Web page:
Nebraska native makes a career out of big wave photography | National News


Omaha doesn’t give photographer Isaiah “Frosty” Niemann access to the oceans where he captures dramatic images of huge waves and the surfers who ride them. So when he’s here, he takes wedding photos or family portraits.

But when clients hire him to photograph and film them surfing on big waves, he travels to popular surfing sites around the world.







Niemann was stationed in California and Hawaii during his time in the Marines.




Niemann, 27, was born in Seward and grew up in South Carolina — away from the coast.

“I didn’t really grow up in the ocean environment,” he said.

Photography came first.

Niemann bought a digital camera at a Best Buy to document his time in the Marines.

Then came surfing. He was stationed at Camp Pendleton in California for five years.

“The thing that got me with surfing is the peacefulness of being disconnected from society,” he said. “When you’re out surfing, you’re by yourself. It’s all about you and the ocean. You’re not competing with anything else. You’re just enjoying the ride.”







Ian Walsh surfs at the Pipeline on the north shore of Oahu. 




In his free time, Niemann started working as an intern at a surf shop, learning how to make boards.

His hobbies crossed paths when a friend asked Niemann to take photos of him surfing.

It snowballed from there, with more friends asking for photo shoots. It morphed into a side business.

He was later stationed in Hawaii. By then, he was an avid surfer, going out almost daily. He bought waterproof housings for his camera and took it out swimming to take photos on the water.

In many places, Niemann had to swim to take photos because watercraft aren’t allowed. When he can use watercraft, he goes with a Jet Ski.







A rainbow over a wave at Banzai Pipeline in Oahu, Hawaii. Niemann combined his passion for photography with his love of surfing.




Niemann got serious about big surf photography about a year ago in Hawaii after he started swimming a stretch of coast known for big waves called the Pipeline on the north shore of Oahu.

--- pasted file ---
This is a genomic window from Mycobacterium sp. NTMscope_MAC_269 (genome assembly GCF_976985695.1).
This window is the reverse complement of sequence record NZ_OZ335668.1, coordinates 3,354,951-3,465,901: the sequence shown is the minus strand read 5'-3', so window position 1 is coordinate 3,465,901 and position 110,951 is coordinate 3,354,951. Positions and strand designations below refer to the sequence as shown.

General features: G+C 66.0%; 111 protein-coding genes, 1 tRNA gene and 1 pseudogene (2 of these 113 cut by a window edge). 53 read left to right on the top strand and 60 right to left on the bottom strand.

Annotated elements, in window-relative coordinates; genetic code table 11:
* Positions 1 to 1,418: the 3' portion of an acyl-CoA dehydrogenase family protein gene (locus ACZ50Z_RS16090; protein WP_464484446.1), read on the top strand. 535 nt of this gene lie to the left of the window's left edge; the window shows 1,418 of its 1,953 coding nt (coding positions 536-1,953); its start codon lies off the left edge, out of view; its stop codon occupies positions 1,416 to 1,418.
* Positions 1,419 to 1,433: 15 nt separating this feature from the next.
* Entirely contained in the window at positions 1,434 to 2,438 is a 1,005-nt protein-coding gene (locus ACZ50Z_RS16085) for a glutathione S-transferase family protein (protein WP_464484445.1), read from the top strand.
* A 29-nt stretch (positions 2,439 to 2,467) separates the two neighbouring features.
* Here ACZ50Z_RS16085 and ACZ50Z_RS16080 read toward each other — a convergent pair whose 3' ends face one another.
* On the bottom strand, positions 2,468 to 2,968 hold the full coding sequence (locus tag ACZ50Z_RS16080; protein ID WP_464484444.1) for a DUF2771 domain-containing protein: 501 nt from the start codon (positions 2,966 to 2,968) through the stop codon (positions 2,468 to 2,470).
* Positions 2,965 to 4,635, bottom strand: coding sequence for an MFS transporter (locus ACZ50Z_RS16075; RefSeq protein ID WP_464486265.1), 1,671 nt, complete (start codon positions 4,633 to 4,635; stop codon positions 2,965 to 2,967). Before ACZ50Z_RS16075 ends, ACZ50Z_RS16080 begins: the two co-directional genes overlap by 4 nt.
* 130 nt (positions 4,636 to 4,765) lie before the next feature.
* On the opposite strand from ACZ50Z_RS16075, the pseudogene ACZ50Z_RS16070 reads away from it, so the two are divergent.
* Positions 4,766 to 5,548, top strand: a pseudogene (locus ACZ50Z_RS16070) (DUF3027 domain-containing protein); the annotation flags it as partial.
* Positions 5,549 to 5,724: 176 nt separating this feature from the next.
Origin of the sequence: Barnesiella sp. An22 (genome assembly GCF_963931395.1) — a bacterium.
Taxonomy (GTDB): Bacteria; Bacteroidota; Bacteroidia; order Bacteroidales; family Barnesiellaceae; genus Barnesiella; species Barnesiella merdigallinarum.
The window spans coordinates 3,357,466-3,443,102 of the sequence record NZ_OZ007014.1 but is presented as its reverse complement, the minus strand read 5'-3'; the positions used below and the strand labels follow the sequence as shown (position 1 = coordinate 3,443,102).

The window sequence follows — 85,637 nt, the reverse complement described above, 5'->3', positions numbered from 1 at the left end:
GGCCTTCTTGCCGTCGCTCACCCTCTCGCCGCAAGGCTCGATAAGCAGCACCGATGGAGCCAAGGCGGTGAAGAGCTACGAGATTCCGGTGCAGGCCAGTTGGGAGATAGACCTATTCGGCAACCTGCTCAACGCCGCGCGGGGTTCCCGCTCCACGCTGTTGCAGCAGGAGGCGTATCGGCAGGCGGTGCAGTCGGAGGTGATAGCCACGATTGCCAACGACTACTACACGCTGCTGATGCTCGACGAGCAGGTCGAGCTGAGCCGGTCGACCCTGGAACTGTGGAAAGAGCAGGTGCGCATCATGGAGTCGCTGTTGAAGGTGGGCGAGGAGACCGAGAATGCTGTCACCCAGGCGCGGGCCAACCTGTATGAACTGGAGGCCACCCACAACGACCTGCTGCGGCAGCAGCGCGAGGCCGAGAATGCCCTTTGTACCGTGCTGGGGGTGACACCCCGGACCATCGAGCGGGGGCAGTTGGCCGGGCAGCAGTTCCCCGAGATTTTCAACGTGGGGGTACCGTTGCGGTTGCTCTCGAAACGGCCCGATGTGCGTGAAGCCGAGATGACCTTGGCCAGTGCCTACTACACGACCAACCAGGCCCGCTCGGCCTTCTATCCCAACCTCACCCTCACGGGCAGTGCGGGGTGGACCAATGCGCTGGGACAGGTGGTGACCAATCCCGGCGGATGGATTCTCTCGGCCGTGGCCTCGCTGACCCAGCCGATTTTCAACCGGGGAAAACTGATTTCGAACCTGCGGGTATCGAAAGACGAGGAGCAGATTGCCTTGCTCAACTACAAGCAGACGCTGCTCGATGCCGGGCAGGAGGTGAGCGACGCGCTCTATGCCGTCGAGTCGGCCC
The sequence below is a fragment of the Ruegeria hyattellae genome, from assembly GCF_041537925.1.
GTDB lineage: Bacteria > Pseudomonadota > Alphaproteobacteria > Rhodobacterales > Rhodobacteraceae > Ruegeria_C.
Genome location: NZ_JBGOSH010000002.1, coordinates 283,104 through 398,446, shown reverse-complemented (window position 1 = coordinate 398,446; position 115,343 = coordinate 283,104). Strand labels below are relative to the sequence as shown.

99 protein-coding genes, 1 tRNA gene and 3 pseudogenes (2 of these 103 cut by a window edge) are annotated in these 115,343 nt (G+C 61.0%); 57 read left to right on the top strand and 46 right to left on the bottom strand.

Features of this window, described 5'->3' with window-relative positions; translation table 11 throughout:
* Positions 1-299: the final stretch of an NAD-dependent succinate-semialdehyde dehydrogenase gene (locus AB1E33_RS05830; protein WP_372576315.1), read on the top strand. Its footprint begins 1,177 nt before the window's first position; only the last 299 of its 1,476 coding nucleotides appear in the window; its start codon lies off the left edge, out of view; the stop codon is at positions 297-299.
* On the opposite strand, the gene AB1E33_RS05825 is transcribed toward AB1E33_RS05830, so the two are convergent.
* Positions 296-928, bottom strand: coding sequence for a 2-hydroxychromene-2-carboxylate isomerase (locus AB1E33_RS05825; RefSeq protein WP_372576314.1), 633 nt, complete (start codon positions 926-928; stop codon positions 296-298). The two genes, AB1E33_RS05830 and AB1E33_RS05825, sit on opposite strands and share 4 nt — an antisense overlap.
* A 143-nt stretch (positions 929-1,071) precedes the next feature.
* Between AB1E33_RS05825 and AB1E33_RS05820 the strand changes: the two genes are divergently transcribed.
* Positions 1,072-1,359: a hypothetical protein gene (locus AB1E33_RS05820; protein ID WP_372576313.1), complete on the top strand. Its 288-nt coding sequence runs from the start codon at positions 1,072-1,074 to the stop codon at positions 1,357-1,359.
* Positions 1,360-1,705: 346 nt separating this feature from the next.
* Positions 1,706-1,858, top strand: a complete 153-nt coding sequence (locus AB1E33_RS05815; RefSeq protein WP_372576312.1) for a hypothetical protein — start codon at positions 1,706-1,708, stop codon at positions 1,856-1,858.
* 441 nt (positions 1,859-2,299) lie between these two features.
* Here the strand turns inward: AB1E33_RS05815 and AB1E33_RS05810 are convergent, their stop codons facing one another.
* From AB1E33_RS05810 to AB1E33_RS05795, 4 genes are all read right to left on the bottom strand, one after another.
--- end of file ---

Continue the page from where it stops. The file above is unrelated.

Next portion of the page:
On a whim, he decided to visit a big wave surf break known as Jaws off Maui’s north shore. It’s known for producing some of the biggest waves in the world.

Big wave surfing is done on waves that range from 20 to 80 feet high. Typical surfing is done on waves that range between 2 and 6 feet, Niemann said.

“It’s kind of like grabbing an electric fence,” he said. “You’re holding on for dear life, but trying to enjoy the excitement of it.”

Niemann surfs big waves, too. Because it can be dangerous, he has undergone lifeguard training and big wave rescue certification.







Omaha photographer Isaiah “Frosty” Niemann, an avid surfer, also has caught more than his share of waves with a camera. This photo shows Paige Alms off Maui’s north shore. In January, he’s heading to Ireland to film a surfer from the United Kingdom.




Being on the water is a major adrenaline rush, he said.

“You get to see the power of the ocean firsthand and see that you’re just a small piece. It can be very dangerous and beautiful at the same time,” Niemann said.

Niemann traveled back to Omaha from Hawaii with his then-fiancée, Dana, for their spring wedding. He ended his military service earlier this year, and the couple moved back to Omaha, where Dana’s family lives.

Frosty Photo has become Niemann’s full-time job. Dana Niemann works for the business, too, taking care of all of the logistics and travel arrangements.







Isaiah Niemann photographed a barrel wave at Pyramid Rock in Hawaii. Niemann, who lives in Omaha, photographs big wave surfing.




The “Frosty” moniker is a childhood nickname. As a kid, he would stockpile Wendy’s Frosty coupon books so he could eat as many of the frozen treats for free as he could.

In January, he’s heading to Ireland for three months to film a 12-part series for a surfer from the United Kingdom.

“I would say the best thing about photography is being able to share my experiences and these magical moments with the ocean with other people,” Niemann said.